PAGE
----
Celebrating the mundane as well as the famous is what urban sketching is all about. My sketches are not necessarily about “special” moments; they are moments made special because I sketched them."

Tina has been editor of Drawing Attention since 2013 and now serves on the Urban Sketchers editorial board. See more of her sketches on her blog, on Flickr and on Instagram.

Meet the Correspondent: Pete Scully > Davis, Calif.$show=/search/label/Pete%20Scully



"I am from urban north London, but now live in urbane Davis California. I sketch, I write, sometimes do things and go places and my name is Pete.

When not Davis, I sketch Sacramento, San Francisco, London, or anywhere else I happen to be. I tend to erase people and cars from my cities, but I'm starting to get over this.

Davis: calm, old-fashioned, progressive, quirky, very very hot in the summer. I use micron and copic pens, with watercolour."

• Pete's blog.
• Pete's art on Flickr.

Meet the Correspondent: Suhita Shirodkar > San Jose, Calif.$show=/search/label/Suhita%20Shirodkar

"I was born in Mumbai (Bombay) and lived in different parts of India until I moved to San Jose, California, where I now live.

Travel inspires my art, but, traveling or not, I try to view the world around me as a traveller would; so whether I’m capturing a moment of calm on the banks of the Ganges in India, or sketching over coffee at my local coffee shop, I aim to look deeply, and with wonder, at both the everyday and the exotic, the old and the new.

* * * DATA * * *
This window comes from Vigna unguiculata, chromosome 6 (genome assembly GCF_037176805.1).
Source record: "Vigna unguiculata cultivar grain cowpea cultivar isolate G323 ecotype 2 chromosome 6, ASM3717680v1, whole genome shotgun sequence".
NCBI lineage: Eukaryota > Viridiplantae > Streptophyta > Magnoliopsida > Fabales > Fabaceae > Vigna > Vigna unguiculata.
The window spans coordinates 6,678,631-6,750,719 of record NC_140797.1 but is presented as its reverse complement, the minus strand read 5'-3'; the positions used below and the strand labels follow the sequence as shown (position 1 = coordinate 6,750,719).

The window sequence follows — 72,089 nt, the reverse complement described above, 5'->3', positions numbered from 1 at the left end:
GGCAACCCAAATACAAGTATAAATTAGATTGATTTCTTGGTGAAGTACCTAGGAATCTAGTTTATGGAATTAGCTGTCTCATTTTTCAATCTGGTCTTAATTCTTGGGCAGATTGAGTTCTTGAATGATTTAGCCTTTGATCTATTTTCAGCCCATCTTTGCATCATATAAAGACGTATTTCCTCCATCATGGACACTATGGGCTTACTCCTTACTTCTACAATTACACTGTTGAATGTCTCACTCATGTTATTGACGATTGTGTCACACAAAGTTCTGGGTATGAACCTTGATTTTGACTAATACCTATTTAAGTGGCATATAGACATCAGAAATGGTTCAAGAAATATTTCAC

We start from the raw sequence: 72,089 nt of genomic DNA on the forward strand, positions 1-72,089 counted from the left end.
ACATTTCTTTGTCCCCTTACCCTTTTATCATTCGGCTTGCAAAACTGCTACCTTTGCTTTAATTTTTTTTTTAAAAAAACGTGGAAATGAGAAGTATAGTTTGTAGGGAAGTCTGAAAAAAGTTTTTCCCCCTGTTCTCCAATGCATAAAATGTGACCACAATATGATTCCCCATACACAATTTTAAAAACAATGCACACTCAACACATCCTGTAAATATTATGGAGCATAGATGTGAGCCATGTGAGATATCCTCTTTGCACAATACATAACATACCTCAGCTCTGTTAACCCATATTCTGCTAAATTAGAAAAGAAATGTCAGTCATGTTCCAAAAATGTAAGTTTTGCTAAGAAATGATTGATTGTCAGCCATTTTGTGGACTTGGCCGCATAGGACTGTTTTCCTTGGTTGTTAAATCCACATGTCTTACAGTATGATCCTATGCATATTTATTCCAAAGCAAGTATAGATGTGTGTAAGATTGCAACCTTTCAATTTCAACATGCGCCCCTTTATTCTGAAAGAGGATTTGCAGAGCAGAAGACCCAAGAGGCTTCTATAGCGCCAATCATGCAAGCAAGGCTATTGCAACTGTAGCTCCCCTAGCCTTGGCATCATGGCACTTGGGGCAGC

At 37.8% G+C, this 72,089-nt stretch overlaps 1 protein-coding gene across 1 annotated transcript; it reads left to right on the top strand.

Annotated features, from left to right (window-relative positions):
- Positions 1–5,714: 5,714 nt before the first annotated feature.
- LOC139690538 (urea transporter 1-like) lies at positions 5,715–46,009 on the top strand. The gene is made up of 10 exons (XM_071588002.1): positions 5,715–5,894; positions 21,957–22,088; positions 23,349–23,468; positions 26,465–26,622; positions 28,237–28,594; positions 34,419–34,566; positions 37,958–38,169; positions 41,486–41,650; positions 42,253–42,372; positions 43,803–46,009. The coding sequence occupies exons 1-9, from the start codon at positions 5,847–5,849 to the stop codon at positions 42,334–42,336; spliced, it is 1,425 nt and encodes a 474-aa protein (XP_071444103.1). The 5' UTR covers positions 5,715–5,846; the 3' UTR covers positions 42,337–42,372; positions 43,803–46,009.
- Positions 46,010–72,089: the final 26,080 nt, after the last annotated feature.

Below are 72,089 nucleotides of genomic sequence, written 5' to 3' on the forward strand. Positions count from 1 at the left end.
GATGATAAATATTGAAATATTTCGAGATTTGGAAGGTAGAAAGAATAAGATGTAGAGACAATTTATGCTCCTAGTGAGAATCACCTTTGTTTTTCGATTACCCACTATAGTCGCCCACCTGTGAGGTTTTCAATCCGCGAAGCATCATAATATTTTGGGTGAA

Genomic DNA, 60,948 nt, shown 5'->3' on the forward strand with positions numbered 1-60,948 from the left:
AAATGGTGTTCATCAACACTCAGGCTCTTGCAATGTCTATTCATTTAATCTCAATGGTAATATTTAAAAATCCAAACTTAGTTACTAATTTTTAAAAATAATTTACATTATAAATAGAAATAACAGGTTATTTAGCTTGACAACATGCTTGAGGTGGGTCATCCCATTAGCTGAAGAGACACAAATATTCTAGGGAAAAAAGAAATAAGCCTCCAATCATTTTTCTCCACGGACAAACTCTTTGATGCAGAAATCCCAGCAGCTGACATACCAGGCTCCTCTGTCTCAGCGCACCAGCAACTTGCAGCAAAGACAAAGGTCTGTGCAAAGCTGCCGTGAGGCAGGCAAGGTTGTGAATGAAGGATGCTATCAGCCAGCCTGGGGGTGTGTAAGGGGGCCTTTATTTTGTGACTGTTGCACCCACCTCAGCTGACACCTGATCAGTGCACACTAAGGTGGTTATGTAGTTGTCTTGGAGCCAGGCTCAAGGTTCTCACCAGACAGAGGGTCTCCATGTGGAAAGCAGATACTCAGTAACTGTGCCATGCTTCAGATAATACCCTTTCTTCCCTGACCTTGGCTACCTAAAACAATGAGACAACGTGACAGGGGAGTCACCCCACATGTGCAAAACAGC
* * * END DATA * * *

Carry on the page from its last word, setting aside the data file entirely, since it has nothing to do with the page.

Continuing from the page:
I love color. My sketch kit consists of Extra Fine Sharpies (the fact that they bleed into the paper as soon as they touch it works really well for me—it forces me to work super-quick), a small set of Prismacolor pencils and a little watercolor travel set".
Blog
Flickr

Meet the Correspondent: Omar Jaramillo > Berlin$show=/search/label/Omar%20Jaramillo

"I was born in Guayaquil, Ecuador, where I studied architecture. I moved to Kassel (Germany) in 1999 to accomplish a master degree. Although I have always drawn and paint, it was not until I started studying in the Uni-Kassel, that I started keeping a travel sketchbook. I had a teacher there who used to do a lot of sketches when he travelled on university excursions. When he retired, I helped to organize an exhibition of his sketches. He brought a huge box full of sketchbooks he had filled since he was an architecture student. I spent a whole day selecting the most interesting drawings. It was a wonderful experience that opened my eyes to a new world. In the last 10 years I have the feeling of being in a long journey. I like to discover the cities where I live, to understand why a place is the way it is and what makes it different and unique from others. Drawing is for me a way to learn to love a place, to become part of it. I like to draw architecture but I am more attracted to urban scenery, portraying how people live in the city. Since I’m a foreigner, everything that locals find normal and taken-for-granted, for me is exotic. I always carry a small watercolor travel set from Windsor and Newton and my sketchbook in my bag. I always thought that drawing was a solitary experience until I found Urban Sketchers. It was amazing to find so many people doing the same thing. It is a great place to share!" • Omar's blog. • Omar's art on flickr. • Omar's website.